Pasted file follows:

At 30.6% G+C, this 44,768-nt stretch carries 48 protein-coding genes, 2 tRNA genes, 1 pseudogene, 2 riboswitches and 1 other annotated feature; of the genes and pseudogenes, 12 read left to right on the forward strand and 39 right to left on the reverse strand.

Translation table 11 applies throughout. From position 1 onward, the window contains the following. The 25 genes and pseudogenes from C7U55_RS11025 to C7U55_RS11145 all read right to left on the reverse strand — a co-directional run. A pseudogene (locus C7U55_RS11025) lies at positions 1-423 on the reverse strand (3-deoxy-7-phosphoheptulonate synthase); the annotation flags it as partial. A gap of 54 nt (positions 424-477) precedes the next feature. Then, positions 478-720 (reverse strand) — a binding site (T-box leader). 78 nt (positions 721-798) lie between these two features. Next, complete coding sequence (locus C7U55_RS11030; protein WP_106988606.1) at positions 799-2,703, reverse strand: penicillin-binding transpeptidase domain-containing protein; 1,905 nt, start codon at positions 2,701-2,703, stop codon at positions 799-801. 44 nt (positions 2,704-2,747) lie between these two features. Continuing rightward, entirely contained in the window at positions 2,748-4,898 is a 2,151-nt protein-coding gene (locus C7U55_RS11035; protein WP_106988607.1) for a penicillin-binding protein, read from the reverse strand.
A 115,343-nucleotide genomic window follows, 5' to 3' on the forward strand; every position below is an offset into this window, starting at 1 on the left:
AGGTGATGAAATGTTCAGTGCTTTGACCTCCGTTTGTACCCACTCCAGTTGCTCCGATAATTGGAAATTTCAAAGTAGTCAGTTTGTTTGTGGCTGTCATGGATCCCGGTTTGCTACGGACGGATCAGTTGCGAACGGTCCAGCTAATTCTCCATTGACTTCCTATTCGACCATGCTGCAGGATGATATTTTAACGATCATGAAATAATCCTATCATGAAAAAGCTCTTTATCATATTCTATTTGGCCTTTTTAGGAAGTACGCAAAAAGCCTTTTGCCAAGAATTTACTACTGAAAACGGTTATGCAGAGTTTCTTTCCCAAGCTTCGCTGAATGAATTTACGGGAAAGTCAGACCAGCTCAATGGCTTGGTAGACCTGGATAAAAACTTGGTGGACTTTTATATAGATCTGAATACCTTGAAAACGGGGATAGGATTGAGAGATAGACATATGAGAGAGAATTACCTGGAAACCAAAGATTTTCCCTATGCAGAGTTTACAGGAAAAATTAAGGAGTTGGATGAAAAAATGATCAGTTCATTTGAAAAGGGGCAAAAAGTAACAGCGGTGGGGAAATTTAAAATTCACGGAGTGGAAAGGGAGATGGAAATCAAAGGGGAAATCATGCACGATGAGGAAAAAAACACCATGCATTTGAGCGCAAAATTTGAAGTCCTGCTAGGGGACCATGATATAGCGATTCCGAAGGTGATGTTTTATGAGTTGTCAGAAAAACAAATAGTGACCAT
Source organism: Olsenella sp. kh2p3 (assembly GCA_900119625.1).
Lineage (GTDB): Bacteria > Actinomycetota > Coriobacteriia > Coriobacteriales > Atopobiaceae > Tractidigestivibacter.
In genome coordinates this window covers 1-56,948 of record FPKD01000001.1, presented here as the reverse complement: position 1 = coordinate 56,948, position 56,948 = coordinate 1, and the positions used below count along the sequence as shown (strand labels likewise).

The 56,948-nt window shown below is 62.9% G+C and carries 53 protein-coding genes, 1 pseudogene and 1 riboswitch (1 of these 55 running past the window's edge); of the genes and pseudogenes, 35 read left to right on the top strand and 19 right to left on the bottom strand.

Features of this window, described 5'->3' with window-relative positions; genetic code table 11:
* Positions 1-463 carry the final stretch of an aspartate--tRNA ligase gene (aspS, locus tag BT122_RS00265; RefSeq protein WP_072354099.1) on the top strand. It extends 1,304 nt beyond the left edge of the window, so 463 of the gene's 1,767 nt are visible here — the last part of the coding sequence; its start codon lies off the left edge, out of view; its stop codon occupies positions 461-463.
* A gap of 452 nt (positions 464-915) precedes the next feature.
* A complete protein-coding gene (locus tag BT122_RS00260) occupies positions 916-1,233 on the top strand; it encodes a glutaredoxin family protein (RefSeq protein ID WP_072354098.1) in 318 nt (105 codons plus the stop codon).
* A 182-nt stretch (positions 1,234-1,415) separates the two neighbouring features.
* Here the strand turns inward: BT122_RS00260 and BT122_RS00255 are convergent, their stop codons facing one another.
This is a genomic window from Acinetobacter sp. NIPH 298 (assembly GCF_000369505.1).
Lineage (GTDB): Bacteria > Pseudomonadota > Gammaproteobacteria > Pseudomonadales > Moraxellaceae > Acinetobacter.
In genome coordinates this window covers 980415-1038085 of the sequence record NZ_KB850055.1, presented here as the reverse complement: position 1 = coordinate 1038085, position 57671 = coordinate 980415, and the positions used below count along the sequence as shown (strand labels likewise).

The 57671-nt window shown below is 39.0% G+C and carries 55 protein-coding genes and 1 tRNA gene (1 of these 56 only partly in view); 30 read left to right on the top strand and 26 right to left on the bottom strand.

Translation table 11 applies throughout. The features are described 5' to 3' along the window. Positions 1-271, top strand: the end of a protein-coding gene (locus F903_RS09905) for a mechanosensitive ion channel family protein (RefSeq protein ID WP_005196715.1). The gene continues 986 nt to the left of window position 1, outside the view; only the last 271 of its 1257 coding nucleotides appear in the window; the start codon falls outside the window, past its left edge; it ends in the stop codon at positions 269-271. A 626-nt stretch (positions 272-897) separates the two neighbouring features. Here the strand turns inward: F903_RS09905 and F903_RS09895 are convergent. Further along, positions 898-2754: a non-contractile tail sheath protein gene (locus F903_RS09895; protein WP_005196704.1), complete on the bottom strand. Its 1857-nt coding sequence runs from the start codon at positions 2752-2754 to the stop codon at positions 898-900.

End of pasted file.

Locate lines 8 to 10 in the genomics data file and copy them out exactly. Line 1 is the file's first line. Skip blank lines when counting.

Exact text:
The 56,948-nt window shown below is 62.9% G+C and carries 53 protein-coding genes, 1 pseudogene and 1 riboswitch (1 of these 55 running past the window's edge); of the genes and pseudogenes, 35 read left to right on the top strand and 19 right to left on the bottom strand.

Features of this window, described 5'->3' with window-relative positions; genetic code table 11:
* Positions 1-463 carry the final stretch of an aspartate--tRNA ligase gene (aspS, locus tag BT122_RS00265; RefSeq protein WP_072354099.1) on the top strand. It extends 1,304 nt beyond the left edge of the window, so 463 of the gene's 1,767 nt are visible here — the last part of the coding sequence; its start codon lies off the left edge, out of view; its stop codon occupies positions 461-463.